Week of March 12, 2001
  Snapshot from the Field

New York Lehman Analysis:
Top U.S. Job-Growth Metros
Face Steep Drop in 2001

By JACK LYNESite Selection Executive Editor of Interactive Publishing

NEW YORK -- Industry players expecting to see 2000's highest-growth U.S. metros continuing their bullish expansion unabated in 2001 are in for a very rude surprise, according to a newly released report:
        "Although the economy is clearly slowing, many investors, . . . naively assuming that metro job growth in 2001 will only modestly lag 2000, . . . are likely to be very disappointed." So said a new Lehman Brothers' (www.lehman.com) "Industry Update," authored by David Shulman, Lehman Brothers managing director and head REIT analyst. Subtitled "Sense and Nonsense of Regional Economics," the update is aimed at the REIT market. But Shulman's observations are sure to also prick up more than a few ears in the larger real estate community.
        "If history is a rough guide for 2001, the top MSA will more likely witness employment growth at about half 2000 levels, resulting in diminished real estate demand growth," Shulman observed.

Report Sees Investor Paradox

With mounting signs of a disquieting U.S. economic tailspin, many real estate players are already on edge. Nonetheless, Shulman noted a paradox in many investors' behavior, one perhaps conditioned by the longest-ever run of U.S. economic prosperity:
        "Many investors are caught in a fallacy of composition," he contended. "On the one hand, they believe the economy is slowing, which in turn means lower job growth; while on the other hand, they still believe their favorite metropolitan areas will more or less continue job-growth momentum.
        "This cannot be the case," Shulman explained, "simply because the total must equal the sum of the parts."
        The sum is precisely the problem, Shulman asserted. Lehman Brothers "believes the U.S. economy in 2001 will grow much slower than last year," he said. That, in turn, will greatly diminish total new jobs created: from 1.8 million jobs in 2000 to 1.3 million jobs in 2001, according to the New York-based firm.

'Positive Gains,' but Less of Them

That broad-screen downturn will have a major impact on the tallies for the top U.S. metros for new-job creation, Shulman predicted.
        In 2000, the top 10 metros for new-employment growth registered gains ranging from 97,000 to 40,000 jobs. "Each [of 2000's top 10 metros] represented 5 percent to 2 percent of total U.S. [new-job] growth," Shulman said.
        In striking contrast, 2001's top 10 metros will register gains that range between 34,000 and 18,500 jobs (see accompanying chart), projected Shulman's report, which is based on Lehman Brothers' analyses and projections using U.S. Bureau of Labor Statistics (www.bls.gov) data. "To be sure," Shulman speculated, "the [top 10] MSAs will have positive employment gains in 2001, but it will be far less than anticipated." New York would repeat as 2001's No. 1 metro for new-job growth, according to Shulman's projections. But the Big Apple's 2001 total of 34,000 new jobs would mark a 65 percent decrease from 2000.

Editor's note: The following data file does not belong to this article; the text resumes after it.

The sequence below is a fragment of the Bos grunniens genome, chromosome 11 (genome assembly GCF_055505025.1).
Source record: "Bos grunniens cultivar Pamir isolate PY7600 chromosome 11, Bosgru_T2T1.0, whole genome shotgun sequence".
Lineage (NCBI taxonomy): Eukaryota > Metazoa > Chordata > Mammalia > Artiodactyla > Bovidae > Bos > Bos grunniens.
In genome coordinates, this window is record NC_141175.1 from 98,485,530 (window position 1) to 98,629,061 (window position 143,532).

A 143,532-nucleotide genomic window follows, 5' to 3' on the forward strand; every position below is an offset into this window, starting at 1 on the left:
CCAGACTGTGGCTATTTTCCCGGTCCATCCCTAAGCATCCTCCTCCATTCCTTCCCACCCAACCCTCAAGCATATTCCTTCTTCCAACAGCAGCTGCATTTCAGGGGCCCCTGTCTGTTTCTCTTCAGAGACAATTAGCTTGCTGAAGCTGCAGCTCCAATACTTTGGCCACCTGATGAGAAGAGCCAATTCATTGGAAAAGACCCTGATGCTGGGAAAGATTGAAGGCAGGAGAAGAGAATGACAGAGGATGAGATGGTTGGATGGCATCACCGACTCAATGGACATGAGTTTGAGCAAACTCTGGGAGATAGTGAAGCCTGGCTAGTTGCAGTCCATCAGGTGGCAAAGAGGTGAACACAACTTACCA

Greatest Impact in Southeast, Southwest?

If Lehman Brothers' 2001 projections prove true (which very much remains to be seen) every U.S. real estate sector and geographic region will feel the impact. Shulman, however, predicted that the Southeast and Southwest's office and apartment sectors would be most affected. "These two easy-to-supply regions need strong demand growth just to keep rents from falling," the Lehman Brothers analyst asserted. "The supply-constrained areas of the Northeast and California will likely be less affected."
        The report also raised a red flag for REITs that "have successfully operated in the higher-growth cities over 2000." Those cities, Shulman cautioned, "will likely face significantly diminished demand growth in 2001 . . . should employment growth slow to a sluggish 1 percent."

Report Includes Significant Caveats

Shulman's report, however, did not come without a few significant caveats. Chief among them: whether 2001's projected decline to 1.3 million new jobs will hold up in reality's light.
        "Of course, should the top down be wrong, then these figures [for metro new-job creation] could move higher," Shulman allowed. "We also caution that radical revisions to metro area data will be released in March 2001 as employment data [are] re-benchmarked."

Top 10 Metros for New-Job Growth:
Actual for 2000, Projections for 2001

Metro AreaJobs Gains, 2000Projected Job Gains, 2001
1. New York97,20034,000
2. Los Angeles 87,300 32,000
3. Washington, D.C 78,000 27,000
4. Dallas77,400 33,000
5. Houston 61,20027,000
6. Tampa, Fla.59,40022,500
7. Phoenix56,90034,000
8. Orlando, Fla.41,40021,000
9. Riverside, Calif.41,20017,000
10. Boston 40,20018,500
Source: Lehman Brothers and U.S. Bureau of Labor Statistics data. Note: Chart rankings are based on top 10 rank for new-job creation in 2000. Projected jobs gains for 2001 are "based on average percentage of U.S. growth and assuming increase of 1.3 million in total U.S. jobs in 2001."


sf0312sf0312?GROUP=SPON_SSInsider" ©2001 Conway Data, Inc. All rights reserved. Data is from many sources and is not warranted to be accurate or current.